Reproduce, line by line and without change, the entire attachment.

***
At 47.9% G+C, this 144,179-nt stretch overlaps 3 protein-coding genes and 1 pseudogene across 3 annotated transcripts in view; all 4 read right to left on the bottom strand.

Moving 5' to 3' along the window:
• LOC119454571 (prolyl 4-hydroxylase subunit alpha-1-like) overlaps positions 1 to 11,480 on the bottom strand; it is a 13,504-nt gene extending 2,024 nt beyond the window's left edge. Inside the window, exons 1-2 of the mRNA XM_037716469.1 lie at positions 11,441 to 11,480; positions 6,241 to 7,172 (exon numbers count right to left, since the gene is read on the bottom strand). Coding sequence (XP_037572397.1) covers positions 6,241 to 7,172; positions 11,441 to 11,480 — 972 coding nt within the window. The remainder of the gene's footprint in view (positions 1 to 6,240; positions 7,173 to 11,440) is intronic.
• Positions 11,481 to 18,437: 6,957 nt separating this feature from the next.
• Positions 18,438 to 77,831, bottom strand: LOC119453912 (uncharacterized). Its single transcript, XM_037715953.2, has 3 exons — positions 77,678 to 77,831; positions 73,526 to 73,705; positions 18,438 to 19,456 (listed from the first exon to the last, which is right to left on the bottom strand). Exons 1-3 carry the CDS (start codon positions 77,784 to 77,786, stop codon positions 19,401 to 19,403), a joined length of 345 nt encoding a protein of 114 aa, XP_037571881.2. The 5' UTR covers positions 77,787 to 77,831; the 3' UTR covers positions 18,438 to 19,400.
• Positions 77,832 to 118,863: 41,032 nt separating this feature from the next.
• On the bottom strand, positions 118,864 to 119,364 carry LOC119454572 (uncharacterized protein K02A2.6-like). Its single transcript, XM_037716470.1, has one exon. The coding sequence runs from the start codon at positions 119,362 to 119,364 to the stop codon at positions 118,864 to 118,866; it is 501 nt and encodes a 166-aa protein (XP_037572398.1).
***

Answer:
At 47.9% G+C, this 144,179-nt stretch overlaps 3 protein-coding genes and 1 pseudogene across 3 annotated transcripts in view; all 4 read right to left on the bottom strand.

Moving 5' to 3' along the window:
• LOC119454571 (prolyl 4-hydroxylase subunit alpha-1-like) overlaps positions 1 to 11,480 on the bottom strand; it is a 13,504-nt gene extending 2,024 nt beyond the window's left edge. Inside the window, exons 1-2 of the mRNA XM_037716469.1 lie at positions 11,441 to 11,480; positions 6,241 to 7,172 (exon numbers count right to left, since the gene is read on the bottom strand). Coding sequence (XP_037572397.1) covers positions 6,241 to 7,172; positions 11,441 to 11,480 — 972 coding nt within the window. The remainder of the gene's footprint in view (positions 1 to 6,240; positions 7,173 to 11,440) is intronic.
• Positions 11,481 to 18,437: 6,957 nt separating this feature from the next.
• Positions 18,438 to 77,831, bottom strand: LOC119453912 (uncharacterized). Its single transcript, XM_037715953.2, has 3 exons — positions 77,678 to 77,831; positions 73,526 to 73,705; positions 18,438 to 19,456 (listed from the first exon to the last, which is right to left on the bottom strand). Exons 1-3 carry the CDS (start codon positions 77,784 to 77,786, stop codon positions 19,401 to 19,403), a joined length of 345 nt encoding a protein of 114 aa, XP_037571881.2. The 5' UTR covers positions 77,787 to 77,831; the 3' UTR covers positions 18,438 to 19,400.
• Positions 77,832 to 118,863: 41,032 nt separating this feature from the next.
• On the bottom strand, positions 118,864 to 119,364 carry LOC119454572 (uncharacterized protein K02A2.6-like). Its single transcript, XM_037716470.1, has one exon. The coding sequence runs from the start codon at positions 119,362 to 119,364 to the stop codon at positions 118,864 to 118,866; it is 501 nt and encodes a 166-aa protein (XP_037572398.1).